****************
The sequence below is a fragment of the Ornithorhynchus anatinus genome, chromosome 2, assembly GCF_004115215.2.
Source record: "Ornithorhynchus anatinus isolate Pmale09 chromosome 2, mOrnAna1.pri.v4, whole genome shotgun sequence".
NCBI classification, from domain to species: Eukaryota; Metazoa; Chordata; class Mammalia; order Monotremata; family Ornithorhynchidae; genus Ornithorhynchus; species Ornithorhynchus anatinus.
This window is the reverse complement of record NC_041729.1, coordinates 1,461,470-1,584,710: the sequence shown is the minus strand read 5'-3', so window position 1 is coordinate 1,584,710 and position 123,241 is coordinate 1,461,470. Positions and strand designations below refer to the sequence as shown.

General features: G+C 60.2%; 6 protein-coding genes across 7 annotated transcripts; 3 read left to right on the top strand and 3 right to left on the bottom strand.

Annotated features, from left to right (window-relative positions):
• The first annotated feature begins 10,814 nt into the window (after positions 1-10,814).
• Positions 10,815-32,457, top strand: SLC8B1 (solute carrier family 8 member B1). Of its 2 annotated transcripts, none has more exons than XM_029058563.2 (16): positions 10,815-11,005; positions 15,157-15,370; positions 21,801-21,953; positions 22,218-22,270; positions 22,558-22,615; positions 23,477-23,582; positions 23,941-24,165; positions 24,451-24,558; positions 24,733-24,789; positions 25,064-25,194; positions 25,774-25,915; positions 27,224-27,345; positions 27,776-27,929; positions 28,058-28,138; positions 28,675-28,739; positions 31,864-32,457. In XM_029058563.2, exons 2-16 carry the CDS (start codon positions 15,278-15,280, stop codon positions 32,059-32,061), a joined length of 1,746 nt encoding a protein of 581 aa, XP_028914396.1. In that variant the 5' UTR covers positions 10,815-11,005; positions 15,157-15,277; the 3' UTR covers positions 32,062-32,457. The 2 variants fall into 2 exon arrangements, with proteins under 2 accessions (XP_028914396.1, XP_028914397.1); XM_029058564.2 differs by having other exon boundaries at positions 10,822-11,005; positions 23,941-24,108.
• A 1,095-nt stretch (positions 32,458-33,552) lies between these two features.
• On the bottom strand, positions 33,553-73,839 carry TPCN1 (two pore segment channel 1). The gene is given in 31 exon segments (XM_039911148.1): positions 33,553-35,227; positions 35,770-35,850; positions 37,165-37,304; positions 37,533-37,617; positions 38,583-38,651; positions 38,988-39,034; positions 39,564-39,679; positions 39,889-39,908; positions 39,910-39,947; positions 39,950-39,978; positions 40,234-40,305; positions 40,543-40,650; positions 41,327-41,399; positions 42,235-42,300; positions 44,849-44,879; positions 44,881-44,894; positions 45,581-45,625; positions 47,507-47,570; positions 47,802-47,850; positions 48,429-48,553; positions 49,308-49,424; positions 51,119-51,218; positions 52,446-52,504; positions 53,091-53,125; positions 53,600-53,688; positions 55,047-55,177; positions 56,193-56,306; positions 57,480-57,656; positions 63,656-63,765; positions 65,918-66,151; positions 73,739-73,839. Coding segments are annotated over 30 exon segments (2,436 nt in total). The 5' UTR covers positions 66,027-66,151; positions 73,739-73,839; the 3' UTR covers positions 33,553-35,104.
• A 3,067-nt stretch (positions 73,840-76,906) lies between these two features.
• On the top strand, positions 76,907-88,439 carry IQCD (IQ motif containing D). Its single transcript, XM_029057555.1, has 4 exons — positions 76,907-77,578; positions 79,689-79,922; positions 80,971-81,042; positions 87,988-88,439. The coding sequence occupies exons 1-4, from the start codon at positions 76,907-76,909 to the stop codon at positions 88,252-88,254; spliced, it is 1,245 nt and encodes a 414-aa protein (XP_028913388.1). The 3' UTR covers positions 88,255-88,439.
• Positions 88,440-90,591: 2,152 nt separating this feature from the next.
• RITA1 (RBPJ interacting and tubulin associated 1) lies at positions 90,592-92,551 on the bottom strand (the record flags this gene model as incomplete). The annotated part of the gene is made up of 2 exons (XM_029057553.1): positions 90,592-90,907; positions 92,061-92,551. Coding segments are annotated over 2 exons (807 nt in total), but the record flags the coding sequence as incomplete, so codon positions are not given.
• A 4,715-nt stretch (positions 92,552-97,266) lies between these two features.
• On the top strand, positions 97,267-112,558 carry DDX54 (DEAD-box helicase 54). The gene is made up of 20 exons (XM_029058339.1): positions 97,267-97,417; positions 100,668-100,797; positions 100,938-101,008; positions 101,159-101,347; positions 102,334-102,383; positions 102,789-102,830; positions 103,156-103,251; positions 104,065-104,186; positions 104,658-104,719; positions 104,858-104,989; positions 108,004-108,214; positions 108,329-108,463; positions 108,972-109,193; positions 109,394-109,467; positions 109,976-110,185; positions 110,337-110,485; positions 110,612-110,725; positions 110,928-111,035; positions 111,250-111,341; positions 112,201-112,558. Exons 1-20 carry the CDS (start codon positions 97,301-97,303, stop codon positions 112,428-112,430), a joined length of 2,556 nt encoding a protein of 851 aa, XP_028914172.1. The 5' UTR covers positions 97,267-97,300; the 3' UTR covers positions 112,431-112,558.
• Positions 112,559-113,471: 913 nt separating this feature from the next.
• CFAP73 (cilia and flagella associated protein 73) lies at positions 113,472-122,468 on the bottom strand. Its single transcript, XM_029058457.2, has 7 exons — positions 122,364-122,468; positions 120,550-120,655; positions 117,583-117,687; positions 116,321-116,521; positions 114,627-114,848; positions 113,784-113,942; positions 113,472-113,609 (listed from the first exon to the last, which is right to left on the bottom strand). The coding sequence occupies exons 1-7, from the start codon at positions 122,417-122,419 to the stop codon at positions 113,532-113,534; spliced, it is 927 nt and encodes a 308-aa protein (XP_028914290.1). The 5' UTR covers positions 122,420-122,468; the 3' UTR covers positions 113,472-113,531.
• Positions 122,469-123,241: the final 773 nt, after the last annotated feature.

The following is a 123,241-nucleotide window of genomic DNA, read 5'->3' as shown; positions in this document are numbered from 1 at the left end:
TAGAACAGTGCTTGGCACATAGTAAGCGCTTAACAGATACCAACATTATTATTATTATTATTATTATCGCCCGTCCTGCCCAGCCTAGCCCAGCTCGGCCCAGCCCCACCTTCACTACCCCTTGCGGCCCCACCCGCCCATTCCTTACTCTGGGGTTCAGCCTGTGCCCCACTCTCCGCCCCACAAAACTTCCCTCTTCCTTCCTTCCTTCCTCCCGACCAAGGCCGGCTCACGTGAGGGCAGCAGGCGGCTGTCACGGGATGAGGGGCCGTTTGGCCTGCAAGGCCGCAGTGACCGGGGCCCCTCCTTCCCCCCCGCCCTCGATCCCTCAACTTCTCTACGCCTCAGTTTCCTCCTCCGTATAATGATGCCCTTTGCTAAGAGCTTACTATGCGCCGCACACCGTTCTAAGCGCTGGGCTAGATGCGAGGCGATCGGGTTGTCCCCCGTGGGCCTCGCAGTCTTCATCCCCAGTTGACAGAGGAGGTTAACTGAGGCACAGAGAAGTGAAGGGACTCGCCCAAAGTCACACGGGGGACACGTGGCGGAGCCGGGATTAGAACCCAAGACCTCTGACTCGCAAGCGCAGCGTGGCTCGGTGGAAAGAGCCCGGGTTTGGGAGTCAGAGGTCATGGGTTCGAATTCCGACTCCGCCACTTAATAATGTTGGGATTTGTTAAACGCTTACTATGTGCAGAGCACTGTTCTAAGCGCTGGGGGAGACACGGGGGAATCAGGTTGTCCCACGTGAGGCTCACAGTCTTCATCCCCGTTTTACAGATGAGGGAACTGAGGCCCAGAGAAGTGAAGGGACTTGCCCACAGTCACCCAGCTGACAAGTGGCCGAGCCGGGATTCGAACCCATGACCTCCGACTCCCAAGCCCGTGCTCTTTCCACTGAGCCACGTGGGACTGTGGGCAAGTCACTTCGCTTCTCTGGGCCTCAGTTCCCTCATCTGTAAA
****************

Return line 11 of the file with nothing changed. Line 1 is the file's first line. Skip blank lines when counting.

• A 3,067-nt stretch (positions 73,840-76,906) lies between these two features.